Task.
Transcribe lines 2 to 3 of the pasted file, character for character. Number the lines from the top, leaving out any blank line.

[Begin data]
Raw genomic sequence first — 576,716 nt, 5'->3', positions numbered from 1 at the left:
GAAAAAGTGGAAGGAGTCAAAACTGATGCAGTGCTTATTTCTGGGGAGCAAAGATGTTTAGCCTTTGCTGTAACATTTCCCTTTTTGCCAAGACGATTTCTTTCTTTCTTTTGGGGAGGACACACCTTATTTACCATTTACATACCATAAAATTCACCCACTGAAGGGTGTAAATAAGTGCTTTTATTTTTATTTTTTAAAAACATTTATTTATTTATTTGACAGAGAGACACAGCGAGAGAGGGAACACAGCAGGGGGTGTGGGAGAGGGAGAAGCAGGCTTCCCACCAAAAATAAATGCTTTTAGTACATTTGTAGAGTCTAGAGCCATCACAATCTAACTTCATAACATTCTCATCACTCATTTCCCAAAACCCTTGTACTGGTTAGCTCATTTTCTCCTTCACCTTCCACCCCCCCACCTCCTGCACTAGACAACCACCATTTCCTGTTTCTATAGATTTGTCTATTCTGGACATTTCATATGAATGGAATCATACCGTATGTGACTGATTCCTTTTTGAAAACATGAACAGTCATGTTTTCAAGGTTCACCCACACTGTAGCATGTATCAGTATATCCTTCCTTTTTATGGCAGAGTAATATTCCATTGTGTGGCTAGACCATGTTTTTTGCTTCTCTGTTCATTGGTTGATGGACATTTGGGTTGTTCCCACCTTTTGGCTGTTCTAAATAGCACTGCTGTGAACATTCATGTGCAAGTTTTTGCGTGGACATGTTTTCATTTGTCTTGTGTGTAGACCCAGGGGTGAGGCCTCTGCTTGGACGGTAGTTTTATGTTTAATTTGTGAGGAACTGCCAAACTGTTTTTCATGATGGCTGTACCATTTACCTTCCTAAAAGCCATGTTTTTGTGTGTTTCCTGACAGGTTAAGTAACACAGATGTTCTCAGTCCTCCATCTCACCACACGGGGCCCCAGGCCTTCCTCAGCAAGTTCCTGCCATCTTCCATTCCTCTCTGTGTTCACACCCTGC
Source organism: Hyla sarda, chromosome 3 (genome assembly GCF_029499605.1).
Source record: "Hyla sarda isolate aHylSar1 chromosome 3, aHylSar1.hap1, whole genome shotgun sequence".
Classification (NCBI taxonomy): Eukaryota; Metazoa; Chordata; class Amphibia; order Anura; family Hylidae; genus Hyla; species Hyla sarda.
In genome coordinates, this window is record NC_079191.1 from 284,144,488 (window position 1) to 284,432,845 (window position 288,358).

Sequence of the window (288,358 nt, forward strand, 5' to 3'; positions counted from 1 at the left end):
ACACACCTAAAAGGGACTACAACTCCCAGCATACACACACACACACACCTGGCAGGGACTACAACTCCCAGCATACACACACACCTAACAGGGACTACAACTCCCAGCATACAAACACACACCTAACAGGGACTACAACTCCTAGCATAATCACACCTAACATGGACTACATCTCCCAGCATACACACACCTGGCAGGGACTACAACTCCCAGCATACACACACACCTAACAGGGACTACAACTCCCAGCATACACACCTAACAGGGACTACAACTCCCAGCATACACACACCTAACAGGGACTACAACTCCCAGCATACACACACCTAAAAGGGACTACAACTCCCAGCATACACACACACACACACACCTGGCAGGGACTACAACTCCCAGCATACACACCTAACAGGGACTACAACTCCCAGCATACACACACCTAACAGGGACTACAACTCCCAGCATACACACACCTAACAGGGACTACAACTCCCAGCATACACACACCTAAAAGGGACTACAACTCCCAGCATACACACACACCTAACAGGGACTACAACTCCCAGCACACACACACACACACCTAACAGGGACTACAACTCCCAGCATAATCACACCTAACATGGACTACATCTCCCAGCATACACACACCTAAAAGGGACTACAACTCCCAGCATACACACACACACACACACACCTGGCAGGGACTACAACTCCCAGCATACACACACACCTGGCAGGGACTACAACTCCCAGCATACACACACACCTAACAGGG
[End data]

GAAAAAGTGGAAGGAGTCAAAACTGATGCAGTGCTTATTTCTGGGGAGCAAAGATGTTTAGCCTTTGCTGTAACATTTCCCTTTTTGCCAAGACGATTTCTTTCTTTCTTTTGGGGAGGACACACCTTATTTACCATTTACATACCATAAAATTCACCCACTGAAGGGTGTAAATAAGTGCTTTTATTTTTATTTTTTAAAAACATTTATTTATTTATTTGACAGAGAGACACAGCGAGAGAGGGAACACAGCAGGGGGTGTGGGAGAGGGAGAAGCAGGCTTCCCACCAAAAATAAATGCTTTTAGTACATTTGTAGAGTCTAGAGCCATCACAATCTAACTTCATAACATTCTCATCACTCATTTCCCAAAACCCTTGTACTGGTTAGCTCATTTTCTCCTTCACCTTCCACCCCCCCACCTCCTGCACTAGACAACCACCATTTCCTGTTTCTATAGATTTGTCTATTCTGGACATTTCATATGAATGGAATCATACCGTATGTGACTGATTCCTTTTTGAAAACATGAACAGTCATGTTTTCAAGGTTCACCCACACTGTAGCATGTATCAGTATATCCTTCCTTTTTATGGCAGAGTAATATTCCATTGTGTGGCTAGACCATGTTTTTTGCTTCTCTGTTCATTGGTTGATGGACATTTGGGTTGTTCCCACCTTTTGGCTGTTCTAAATAGCACTGCTGTGAACATTCATGTGCAAGTTTTTGCGTGGACATGTTTTCATTTGTCTTGTGTGTAGACCCAGGGGTGAGGCCTCTGCTTGGACGGTAGTTTTATGTTTAATTTGTGAGGAACTGCCAAACTGTTTTTCATGATGGCTGTACCATTTACCTTCCTAAAAGCCATGTTTTTGTGTGTTTCCTGACAGGTTAAGTAACACAGATGTTCTCAGTCCTCCATCTCACCACACGGGGCCCCAGGCCTTCCTCAGCAAGTTCCTGCCATCTTCCATTCCTCTCTGTGTTCACACCCTGC
Source organism: Hyla sarda, chromosome 3 (genome assembly GCF_029499605.1).